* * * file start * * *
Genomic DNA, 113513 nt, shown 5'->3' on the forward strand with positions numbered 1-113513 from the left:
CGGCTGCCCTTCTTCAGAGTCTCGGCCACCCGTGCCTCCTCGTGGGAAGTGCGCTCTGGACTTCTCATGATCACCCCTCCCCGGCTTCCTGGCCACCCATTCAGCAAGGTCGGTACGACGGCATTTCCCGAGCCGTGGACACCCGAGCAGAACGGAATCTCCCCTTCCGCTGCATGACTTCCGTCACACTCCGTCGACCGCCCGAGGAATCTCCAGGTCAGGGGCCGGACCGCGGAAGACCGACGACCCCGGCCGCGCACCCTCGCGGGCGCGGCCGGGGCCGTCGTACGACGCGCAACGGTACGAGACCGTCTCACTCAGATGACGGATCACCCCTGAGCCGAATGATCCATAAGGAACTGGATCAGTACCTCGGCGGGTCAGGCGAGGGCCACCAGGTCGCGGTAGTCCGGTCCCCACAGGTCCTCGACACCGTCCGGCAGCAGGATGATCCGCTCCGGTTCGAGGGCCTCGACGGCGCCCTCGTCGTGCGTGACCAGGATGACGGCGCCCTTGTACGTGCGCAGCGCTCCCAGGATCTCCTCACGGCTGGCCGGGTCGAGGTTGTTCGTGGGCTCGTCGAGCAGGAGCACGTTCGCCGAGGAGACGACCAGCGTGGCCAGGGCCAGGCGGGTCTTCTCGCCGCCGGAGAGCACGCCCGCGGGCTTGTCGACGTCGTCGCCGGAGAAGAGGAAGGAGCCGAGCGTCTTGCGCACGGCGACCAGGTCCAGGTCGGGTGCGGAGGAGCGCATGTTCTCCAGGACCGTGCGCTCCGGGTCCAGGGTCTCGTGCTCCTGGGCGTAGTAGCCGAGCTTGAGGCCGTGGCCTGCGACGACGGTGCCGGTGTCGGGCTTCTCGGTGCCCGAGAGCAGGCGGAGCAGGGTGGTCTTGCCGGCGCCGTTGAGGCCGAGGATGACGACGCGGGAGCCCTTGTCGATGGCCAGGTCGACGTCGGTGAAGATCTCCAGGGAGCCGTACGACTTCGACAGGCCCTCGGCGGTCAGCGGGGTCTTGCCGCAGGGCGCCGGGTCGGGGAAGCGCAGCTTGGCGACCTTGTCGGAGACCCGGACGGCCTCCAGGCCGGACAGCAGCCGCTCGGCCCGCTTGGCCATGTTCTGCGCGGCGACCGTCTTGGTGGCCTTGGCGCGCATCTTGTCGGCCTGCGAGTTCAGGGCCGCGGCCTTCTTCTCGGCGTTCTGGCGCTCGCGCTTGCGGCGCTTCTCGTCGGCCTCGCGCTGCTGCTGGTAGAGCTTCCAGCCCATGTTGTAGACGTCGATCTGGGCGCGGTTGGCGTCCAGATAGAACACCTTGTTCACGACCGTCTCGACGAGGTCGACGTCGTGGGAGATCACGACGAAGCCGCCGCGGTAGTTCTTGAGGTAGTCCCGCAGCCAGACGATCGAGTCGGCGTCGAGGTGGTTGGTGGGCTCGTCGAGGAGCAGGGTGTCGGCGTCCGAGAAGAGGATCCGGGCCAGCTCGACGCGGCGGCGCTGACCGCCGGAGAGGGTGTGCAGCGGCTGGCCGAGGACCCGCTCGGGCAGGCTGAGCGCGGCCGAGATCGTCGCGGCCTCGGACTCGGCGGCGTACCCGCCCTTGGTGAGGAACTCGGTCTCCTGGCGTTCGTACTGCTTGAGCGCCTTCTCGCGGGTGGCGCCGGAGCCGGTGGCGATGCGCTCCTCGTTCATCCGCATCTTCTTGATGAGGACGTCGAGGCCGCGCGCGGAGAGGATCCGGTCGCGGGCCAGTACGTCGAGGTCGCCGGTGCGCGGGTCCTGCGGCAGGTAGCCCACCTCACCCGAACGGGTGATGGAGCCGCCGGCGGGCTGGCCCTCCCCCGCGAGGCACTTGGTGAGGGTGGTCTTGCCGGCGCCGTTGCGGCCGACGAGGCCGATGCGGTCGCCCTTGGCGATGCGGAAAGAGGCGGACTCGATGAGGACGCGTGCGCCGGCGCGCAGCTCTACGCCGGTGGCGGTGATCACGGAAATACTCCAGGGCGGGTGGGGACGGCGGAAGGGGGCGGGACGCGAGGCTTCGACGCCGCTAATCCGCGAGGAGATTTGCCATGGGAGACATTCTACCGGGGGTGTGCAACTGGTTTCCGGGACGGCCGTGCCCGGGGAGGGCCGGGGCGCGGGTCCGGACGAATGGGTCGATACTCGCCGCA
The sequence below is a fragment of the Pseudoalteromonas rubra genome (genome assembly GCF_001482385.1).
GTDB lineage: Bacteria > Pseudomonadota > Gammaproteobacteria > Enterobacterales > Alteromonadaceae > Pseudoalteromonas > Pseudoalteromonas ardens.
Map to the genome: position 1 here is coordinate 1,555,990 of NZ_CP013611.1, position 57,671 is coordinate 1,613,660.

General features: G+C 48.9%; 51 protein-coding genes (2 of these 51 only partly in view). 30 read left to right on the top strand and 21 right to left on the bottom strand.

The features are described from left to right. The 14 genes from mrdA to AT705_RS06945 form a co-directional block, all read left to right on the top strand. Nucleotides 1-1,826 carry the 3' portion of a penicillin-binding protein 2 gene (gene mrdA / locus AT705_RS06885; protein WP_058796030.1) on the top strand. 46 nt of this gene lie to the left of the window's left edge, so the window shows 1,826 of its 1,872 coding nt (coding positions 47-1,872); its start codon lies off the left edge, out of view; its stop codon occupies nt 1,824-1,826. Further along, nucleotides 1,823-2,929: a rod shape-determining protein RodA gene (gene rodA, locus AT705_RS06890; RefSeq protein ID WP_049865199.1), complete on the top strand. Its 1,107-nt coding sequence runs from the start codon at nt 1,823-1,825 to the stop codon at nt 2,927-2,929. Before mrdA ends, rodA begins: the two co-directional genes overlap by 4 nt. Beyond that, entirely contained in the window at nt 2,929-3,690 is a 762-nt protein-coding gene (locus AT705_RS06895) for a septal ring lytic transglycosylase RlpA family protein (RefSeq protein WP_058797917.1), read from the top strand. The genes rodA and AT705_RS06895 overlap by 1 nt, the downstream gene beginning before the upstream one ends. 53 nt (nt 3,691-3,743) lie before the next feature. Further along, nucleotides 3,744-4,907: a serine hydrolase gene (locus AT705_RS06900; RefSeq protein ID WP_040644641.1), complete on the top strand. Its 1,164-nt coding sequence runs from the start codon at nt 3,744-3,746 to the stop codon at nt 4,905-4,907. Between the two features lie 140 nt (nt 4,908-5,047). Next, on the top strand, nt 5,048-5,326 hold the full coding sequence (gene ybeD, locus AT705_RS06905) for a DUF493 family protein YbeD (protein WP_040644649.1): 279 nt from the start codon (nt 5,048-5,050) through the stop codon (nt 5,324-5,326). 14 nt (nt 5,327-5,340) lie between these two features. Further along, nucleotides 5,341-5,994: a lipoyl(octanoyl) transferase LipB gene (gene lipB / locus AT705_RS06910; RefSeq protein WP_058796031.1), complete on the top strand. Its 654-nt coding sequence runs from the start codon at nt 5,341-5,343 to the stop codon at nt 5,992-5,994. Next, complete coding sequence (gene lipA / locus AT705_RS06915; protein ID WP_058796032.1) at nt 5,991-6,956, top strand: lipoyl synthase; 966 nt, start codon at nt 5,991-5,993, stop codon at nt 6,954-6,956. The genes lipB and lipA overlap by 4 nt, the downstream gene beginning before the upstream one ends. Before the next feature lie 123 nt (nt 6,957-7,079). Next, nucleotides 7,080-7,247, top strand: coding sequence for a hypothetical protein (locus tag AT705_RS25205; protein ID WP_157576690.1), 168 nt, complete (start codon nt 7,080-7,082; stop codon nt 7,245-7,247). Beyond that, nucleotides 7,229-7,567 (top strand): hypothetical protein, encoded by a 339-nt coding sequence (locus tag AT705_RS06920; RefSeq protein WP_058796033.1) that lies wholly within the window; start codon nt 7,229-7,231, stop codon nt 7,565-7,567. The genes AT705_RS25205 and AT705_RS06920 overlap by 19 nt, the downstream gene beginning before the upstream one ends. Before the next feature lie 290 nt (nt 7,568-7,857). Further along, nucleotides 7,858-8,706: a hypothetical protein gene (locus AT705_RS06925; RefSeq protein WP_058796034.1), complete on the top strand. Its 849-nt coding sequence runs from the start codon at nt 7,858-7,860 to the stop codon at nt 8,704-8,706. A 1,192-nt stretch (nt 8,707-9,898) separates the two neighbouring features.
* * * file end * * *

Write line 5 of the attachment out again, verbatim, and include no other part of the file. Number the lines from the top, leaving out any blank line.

Map to the genome: position 1 here is coordinate 1,555,990 of NZ_CP013611.1, position 57,671 is coordinate 1,613,660.